By Matt Singer | Press Play February 8, 2012 at 5:16AM
[EDITOR'S NOTE: Matt Singer over at the Independent Film Channel has written a fascinating piece discussing the rise of film critic filmmakers, tracing its storied history with filmmaker/critics such as Francois Truffaut through Peter Bogdanavich, who has a terrific blog right here at Indiewire. We have reprinted excerpts of this piece because it mentions Peet Gelderblom's Raising Cain Recut, which debuted right here are Press Play. Don't miss Matt Singer's excellent full article here. Here is the Recut (posted above), Singer's excerpt below, and the video essay which explains the project.
Matt Singer at IFC:
"A similarly audacious project was launched last week on the Indiewire blog Press Play by film critic filmmaker Peet Gelderblom. His “Raising Cain Re-cut” is a “Phantom Edit”-style revision of Brian De Palma’s 1992 film “Raising Cain.” As Gelderblom explains in an essay that accompanies his “Re-cut,” De Palma was never fully satisfied with the structure of his film and, exasperated in the editing room, he radically revised his initial conception of the picture during post-production. Gelderblom decided to take the theatrical version of “Raising Cain” and restore it to something closer to the director’s original vision. At least for now, you can watch the entire “Raising Cain Re-cut” in this embedded video.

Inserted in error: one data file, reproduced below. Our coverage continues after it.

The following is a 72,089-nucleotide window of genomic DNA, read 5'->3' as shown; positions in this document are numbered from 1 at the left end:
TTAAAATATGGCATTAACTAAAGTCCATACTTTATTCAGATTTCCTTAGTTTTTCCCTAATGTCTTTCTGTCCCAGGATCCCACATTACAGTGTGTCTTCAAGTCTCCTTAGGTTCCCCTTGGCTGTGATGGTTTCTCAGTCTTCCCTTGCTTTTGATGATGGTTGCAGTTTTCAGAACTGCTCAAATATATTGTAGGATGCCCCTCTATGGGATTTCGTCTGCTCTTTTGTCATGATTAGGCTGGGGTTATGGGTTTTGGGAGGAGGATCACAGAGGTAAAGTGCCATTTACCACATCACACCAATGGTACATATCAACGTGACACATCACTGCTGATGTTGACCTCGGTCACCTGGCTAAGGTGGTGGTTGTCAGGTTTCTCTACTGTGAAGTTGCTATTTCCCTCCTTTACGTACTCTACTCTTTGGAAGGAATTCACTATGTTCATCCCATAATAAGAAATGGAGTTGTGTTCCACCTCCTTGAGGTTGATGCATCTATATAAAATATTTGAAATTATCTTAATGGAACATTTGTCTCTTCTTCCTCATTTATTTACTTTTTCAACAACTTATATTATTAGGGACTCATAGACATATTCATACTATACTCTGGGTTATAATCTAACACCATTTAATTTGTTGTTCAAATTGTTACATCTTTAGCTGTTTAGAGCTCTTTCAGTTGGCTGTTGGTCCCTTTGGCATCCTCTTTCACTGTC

To get the full effect of Gelderblom’s work, I rewatched De Palma’s “Raising Cain” over the weekend and then dove immediately into the “Re-Cut” version. In my (non-filmmaker) film critic opinion, he’s done as good a job as seems possible with the material he had to work with. In interviews, De Palma stressed that his reason for making “Cain” was not (SPOILER ALERT) to tell the story of a crazy dude with multiple personalities, but really to delve into a romantic melodrama involving the crazy dude’s wife, who cheats on her husband in a surreal swirl of dreams and nightmares. In the theatrical version, John Lithgow’s Carter is established first — and established as a nutjob — before we ever meet his wife Jenny (Lolita Davidovich). Gelderblom’s biggest adjustment is to start with Jenny, and to keep Carter as a background character through the first twenty minutes of the film. Right after Jenny has succumbed to a series of fantasies (or perhaps true adulterous encounters) Carter surprises her by strangling her, seemingly to death.
There’s one major downside to Gelderblom’s version, namely that this protagonist fake-out makes “Raising Cain” look even more like a “Psycho” knock-off than it already did. But otherwise, his conceit works, and makes a certain amount of sense, too. Davidovich’s character is having a hard time telling the difference between dream and reality and all of a sudden her husband tries to kill her; which, at first, seems like another possible layer of dream. The “Re-cut”‘s biggest problem is that Gelderblom only has the original theatrical cut to play with — and his version could use at least a few more scenes of seeming domestic bliss between Jenny and Carter to really sell the big reveal, as well a a clearer transition between Carter’s attempted murder of Jenny and the flashback to the beginning of his wicked deeds.
All in all, though, it’s a very interesting effort. And while he hasn’t spoken publicly about it, I imagine De Palma would approve, if not with the execution then at least with the conception."
To read the entire article, click here.